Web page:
Siblings will experience a variety of emotions and reactions to having a brother or sister with a chronic illness, and these may change over time and as the condition develops (Strohm, 2008). On the one hand, they may feel resentment and jealousy that the child with chronic illness has the parents’ attention, embarrassment over the implications of the illness, and fear over their sibling’s future yet, at the same time, feel compassion and protective of their ill brother or sister (Eiser, 1993; Strohm, 2008; Jordan, 2005). Siblings may experience feelings of guilt that they are healthy while their sibling is unwell in addition to the guilt experienced because of their feelings of resentment and jealousy (Christie & Khatun, 2012; Eiser, 1993). Houtzager et al (1999, as cited in Barlow & Ellard, 2006) reviewed thirty-five studies on sibling adjustment to childhood cancer with mixed results. Some of the reviewed studies reported higher levels of anxiety among siblings compared with controls or even the patient themselves, while others reported low levels of anxiety and depression, though the authors of such studies do suggest that these siblings are potentially using denial-like coping mechanisms (Houtzager et al, 1999, as cited in Barlow & Ellard, 2006). From Houtzager et al’s (2004) study into psychological adaptation of siblings of childhood cancer patients found that siblings were most distressed immediately after the diagnosis, though these initial adjustment difficulties had significantly diminished within the first six months following diagnosis; indicating that siblings actually show a notable resilience in their adjustment to the illness over time.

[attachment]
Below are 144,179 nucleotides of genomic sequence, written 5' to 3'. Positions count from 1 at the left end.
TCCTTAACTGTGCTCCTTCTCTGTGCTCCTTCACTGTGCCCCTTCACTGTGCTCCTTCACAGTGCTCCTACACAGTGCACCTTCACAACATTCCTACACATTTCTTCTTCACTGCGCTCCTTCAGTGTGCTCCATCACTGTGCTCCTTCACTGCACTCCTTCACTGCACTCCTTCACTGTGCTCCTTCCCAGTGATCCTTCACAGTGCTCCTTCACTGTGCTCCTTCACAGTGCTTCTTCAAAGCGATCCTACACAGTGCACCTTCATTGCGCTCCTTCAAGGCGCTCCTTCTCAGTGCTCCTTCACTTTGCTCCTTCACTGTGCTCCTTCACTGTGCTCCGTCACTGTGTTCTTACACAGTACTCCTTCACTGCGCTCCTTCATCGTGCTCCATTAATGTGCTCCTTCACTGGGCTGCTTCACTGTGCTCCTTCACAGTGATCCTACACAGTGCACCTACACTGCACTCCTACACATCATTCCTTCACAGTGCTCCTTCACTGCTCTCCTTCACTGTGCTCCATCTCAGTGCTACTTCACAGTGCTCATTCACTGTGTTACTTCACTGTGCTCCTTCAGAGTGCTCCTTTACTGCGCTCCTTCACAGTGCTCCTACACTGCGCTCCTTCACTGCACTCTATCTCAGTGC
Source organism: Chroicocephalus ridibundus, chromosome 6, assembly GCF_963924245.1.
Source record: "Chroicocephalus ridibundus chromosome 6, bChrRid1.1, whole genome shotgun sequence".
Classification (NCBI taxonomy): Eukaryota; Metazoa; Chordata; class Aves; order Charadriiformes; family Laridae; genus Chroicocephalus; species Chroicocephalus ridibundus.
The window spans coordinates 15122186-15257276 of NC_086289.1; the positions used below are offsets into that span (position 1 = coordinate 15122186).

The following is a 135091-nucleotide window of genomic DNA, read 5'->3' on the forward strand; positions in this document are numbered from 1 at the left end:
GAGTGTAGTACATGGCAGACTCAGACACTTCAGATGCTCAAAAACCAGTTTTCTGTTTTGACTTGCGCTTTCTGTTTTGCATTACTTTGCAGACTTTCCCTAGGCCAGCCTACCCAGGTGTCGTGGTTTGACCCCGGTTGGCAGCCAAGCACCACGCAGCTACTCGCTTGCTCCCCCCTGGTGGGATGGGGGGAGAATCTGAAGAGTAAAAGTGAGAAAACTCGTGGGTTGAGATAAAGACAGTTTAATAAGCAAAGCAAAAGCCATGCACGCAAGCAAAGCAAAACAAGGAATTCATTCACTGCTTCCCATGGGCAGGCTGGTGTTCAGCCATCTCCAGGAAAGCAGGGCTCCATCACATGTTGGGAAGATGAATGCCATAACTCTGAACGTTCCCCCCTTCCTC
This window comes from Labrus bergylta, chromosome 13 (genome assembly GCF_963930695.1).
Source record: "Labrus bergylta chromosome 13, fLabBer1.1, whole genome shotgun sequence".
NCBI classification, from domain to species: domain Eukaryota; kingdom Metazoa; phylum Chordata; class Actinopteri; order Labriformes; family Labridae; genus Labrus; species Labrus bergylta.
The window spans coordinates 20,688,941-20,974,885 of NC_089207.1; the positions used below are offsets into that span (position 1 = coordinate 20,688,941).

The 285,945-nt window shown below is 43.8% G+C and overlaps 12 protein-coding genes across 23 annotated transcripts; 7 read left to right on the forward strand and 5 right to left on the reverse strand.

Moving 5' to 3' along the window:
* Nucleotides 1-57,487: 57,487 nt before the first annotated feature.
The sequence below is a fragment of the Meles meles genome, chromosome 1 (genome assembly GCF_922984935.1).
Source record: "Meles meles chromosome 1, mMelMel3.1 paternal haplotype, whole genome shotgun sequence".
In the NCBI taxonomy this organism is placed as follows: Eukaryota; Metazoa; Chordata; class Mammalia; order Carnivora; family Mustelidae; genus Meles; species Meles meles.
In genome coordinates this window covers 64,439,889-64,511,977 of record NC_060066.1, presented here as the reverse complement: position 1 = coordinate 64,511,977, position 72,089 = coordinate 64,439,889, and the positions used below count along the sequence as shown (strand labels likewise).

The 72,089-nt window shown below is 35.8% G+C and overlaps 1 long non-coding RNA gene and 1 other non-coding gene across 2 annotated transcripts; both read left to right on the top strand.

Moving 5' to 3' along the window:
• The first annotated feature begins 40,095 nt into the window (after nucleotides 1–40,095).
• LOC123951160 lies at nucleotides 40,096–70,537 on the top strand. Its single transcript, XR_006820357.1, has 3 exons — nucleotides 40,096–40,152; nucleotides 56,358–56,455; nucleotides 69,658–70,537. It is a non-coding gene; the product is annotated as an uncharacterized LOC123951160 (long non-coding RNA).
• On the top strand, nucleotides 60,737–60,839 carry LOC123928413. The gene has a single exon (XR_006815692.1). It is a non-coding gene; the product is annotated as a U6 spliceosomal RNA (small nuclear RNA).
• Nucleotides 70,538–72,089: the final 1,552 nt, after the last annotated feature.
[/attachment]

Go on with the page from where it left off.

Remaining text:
Healthy siblings may find that they receive less time and attention from their parents, face frequent separation from the rest of their family, curtailed family outings, and their daily routines can be significantly disrupted (Eiser, 1993; Eiser, 1997; Barlow & Ellard, 2006). Siblings of children with chronic illness generally feel excluded and overlooked with inadequate explanations or parents withholding information about the condition (Christie & Khatun, 2012; Eiser, 1997; Mackner et al, 2013). This may be due to parental instinct to protect their children through protecting healthy siblings from any knowledge of the illness and its implications (Eiser, 1993). This differential treatment, where siblings are essentially kept out of the loop, by parents has been associated with higher levels of conflict and negative behaviour between the child with a chronic illness and their siblings (ibid). Conversely, siblings can also be be a considerable help and support to one another, especially in families with several children where older siblings are able to act as a ‘surrogate parent’ for young children; healthy siblings can share information between themselves, and the child with a chronic illness may feel more comfortable discussing fears and doubts with siblings rather than parents (ibid). It has however been identified that older siblings and girls in particular appear to be most at risk of adjustment problems, with higher reported levels of anxiety, depression, loneliness and insecurity (Houtzager et al, 2004). This may be because older siblings eventually have more responsibilities and more involvement in the illness, and consequently suffer more from restrictions (ibid). Older sisters have expressed more concerns regarding their ill brother or sister’s situation and wellbeing than brothers which, alongside the responsibility of being involved in care, can be a source of considerable stress for older female siblings (Hallberg, 2013). Siblings often take on care roles alongside their parents, completing tasks such as feeding, assisting with therapies, personal care, and giving medication, as well as becoming an emotional support for parents, particularly for those parents experiencing anxiety or depression (Sibs, no date). The healthy sibling therefore knows the amount of stress that their parents are experiencing and may feel uncomfortable adding to that pressure. There is also growing attention to the idea of the ‘parentification’ of children in which children prematurely take on extensive family care responsibilities and essentially becomes a parent (East, 2010); and although this usually occurs in situations of family dysfunction (such as parental substance abuse), or parental death or abandonment, it can also occur in families of parental divorce, or those with disabled or chronically ill children (ibid). This can leave the sibling feeling high levels of embarrassment, worry regarding their responsibilities, and anger that their peers do not understand the pressure they are under (ibid).